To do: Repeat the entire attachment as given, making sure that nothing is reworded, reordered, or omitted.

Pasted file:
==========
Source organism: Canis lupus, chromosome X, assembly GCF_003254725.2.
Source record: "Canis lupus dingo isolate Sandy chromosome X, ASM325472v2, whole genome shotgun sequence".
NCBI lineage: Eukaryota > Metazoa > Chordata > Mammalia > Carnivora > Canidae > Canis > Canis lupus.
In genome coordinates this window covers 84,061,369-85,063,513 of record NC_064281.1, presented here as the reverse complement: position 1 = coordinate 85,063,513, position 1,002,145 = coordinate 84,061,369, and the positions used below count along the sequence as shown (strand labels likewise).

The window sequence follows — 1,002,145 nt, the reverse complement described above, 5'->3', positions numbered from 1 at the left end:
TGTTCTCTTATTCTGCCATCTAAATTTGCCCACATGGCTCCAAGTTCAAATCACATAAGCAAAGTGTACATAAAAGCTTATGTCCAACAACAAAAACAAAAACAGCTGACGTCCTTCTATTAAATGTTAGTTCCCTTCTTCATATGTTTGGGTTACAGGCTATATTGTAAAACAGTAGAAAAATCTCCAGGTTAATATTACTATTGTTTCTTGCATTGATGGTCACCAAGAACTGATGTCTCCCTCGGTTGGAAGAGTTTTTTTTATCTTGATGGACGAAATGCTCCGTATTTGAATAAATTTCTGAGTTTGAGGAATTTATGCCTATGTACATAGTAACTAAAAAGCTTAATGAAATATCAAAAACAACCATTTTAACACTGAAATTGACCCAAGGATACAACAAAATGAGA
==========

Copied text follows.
Source organism: Canis lupus, chromosome X, assembly GCF_003254725.2.
Source record: "Canis lupus dingo isolate Sandy chromosome X, ASM325472v2, whole genome shotgun sequence".
NCBI lineage: Eukaryota > Metazoa > Chordata > Mammalia > Carnivora > Canidae > Canis > Canis lupus.
In genome coordinates this window covers 84,061,369-85,063,513 of record NC_064281.1, presented here as the reverse complement: position 1 = coordinate 85,063,513, position 1,002,145 = coordinate 84,061,369, and the positions used below count along the sequence as shown (strand labels likewise).

The window sequence follows — 1,002,145 nt, the reverse complement described above, 5'->3', positions numbered from 1 at the left end:
TGTTCTCTTATTCTGCCATCTAAATTTGCCCACATGGCTCCAAGTTCAAATCACATAAGCAAAGTGTACATAAAAGCTTATGTCCAACAACAAAAACAAAAACAGCTGACGTCCTTCTATTAAATGTTAGTTCCCTTCTTCATATGTTTGGGTTACAGGCTATATTGTAAAACAGTAGAAAAATCTCCAGGTTAATATTACTATTGTTTCTTGCATTGATGGTCACCAAGAACTGATGTCTCCCTCGGTTGGAAGAGTTTTTTTTATCTTGATGGACGAAATGCTCCGTATTTGAATAAATTTCTGAGTTTGAGGAATTTATGCCTATGTACATAGTAACTAAAAAGCTTAATGAAATATCAAAAACAACCATTTTAACACTGAAATTGACCCAAGGATACAACAAAATGAGA